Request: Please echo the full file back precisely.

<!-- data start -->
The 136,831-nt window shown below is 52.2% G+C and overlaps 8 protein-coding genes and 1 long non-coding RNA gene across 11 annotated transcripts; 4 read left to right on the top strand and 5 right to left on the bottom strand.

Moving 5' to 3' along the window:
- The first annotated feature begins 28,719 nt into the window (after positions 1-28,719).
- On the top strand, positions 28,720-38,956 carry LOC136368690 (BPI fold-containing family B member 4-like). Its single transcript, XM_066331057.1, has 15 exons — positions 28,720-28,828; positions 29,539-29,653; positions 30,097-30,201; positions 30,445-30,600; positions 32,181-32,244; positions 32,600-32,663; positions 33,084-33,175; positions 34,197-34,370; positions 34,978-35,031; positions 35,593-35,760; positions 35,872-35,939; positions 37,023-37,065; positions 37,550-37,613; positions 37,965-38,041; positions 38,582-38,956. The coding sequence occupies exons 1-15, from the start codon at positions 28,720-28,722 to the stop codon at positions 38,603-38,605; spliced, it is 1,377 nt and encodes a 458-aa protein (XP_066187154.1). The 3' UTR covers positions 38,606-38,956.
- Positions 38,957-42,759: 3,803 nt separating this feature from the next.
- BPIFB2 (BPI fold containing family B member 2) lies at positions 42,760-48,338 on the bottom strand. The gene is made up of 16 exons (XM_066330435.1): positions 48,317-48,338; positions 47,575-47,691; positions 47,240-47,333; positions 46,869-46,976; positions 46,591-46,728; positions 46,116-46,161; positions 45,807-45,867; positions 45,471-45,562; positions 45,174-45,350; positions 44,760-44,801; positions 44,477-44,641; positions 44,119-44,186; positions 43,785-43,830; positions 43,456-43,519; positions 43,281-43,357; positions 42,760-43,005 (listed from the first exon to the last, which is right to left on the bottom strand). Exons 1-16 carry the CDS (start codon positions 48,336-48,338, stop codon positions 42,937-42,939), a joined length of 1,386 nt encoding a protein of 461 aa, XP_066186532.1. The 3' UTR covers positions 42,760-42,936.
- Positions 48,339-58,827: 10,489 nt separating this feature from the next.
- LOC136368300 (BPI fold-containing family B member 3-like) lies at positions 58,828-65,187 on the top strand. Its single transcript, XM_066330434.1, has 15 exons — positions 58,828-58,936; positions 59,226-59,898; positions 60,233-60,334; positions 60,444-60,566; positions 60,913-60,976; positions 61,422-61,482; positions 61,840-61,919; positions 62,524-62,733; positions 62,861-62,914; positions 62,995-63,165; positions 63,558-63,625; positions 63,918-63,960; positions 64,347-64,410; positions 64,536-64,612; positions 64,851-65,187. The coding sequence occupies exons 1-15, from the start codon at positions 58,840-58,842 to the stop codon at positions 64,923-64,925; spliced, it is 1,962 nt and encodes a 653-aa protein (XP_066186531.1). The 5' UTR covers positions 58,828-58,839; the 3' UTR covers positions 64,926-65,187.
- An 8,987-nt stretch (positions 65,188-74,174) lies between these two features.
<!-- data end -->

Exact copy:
The 136,831-nt window shown below is 52.2% G+C and overlaps 8 protein-coding genes and 1 long non-coding RNA gene across 11 annotated transcripts; 4 read left to right on the top strand and 5 right to left on the bottom strand.

Moving 5' to 3' along the window:
- The first annotated feature begins 28,719 nt into the window (after positions 1-28,719).
- On the top strand, positions 28,720-38,956 carry LOC136368690 (BPI fold-containing family B member 4-like). Its single transcript, XM_066331057.1, has 15 exons — positions 28,720-28,828; positions 29,539-29,653; positions 30,097-30,201; positions 30,445-30,600; positions 32,181-32,244; positions 32,600-32,663; positions 33,084-33,175; positions 34,197-34,370; positions 34,978-35,031; positions 35,593-35,760; positions 35,872-35,939; positions 37,023-37,065; positions 37,550-37,613; positions 37,965-38,041; positions 38,582-38,956. The coding sequence occupies exons 1-15, from the start codon at positions 28,720-28,722 to the stop codon at positions 38,603-38,605; spliced, it is 1,377 nt and encodes a 458-aa protein (XP_066187154.1). The 3' UTR covers positions 38,606-38,956.
- Positions 38,957-42,759: 3,803 nt separating this feature from the next.
- BPIFB2 (BPI fold containing family B member 2) lies at positions 42,760-48,338 on the bottom strand. The gene is made up of 16 exons (XM_066330435.1): positions 48,317-48,338; positions 47,575-47,691; positions 47,240-47,333; positions 46,869-46,976; positions 46,591-46,728; positions 46,116-46,161; positions 45,807-45,867; positions 45,471-45,562; positions 45,174-45,350; positions 44,760-44,801; positions 44,477-44,641; positions 44,119-44,186; positions 43,785-43,830; positions 43,456-43,519; positions 43,281-43,357; positions 42,760-43,005 (listed from the first exon to the last, which is right to left on the bottom strand). Exons 1-16 carry the CDS (start codon positions 48,336-48,338, stop codon positions 42,937-42,939), a joined length of 1,386 nt encoding a protein of 461 aa, XP_066186532.1. The 3' UTR covers positions 42,760-42,936.
- Positions 48,339-58,827: 10,489 nt separating this feature from the next.
- LOC136368300 (BPI fold-containing family B member 3-like) lies at positions 58,828-65,187 on the top strand. Its single transcript, XM_066330434.1, has 15 exons — positions 58,828-58,936; positions 59,226-59,898; positions 60,233-60,334; positions 60,444-60,566; positions 60,913-60,976; positions 61,422-61,482; positions 61,840-61,919; positions 62,524-62,733; positions 62,861-62,914; positions 62,995-63,165; positions 63,558-63,625; positions 63,918-63,960; positions 64,347-64,410; positions 64,536-64,612; positions 64,851-65,187. The coding sequence occupies exons 1-15, from the start codon at positions 58,840-58,842 to the stop codon at positions 64,923-64,925; spliced, it is 1,962 nt and encodes a 653-aa protein (XP_066186531.1). The 5' UTR covers positions 58,828-58,839; the 3' UTR covers positions 64,926-65,187.
- An 8,987-nt stretch (positions 65,188-74,174) lies between these two features.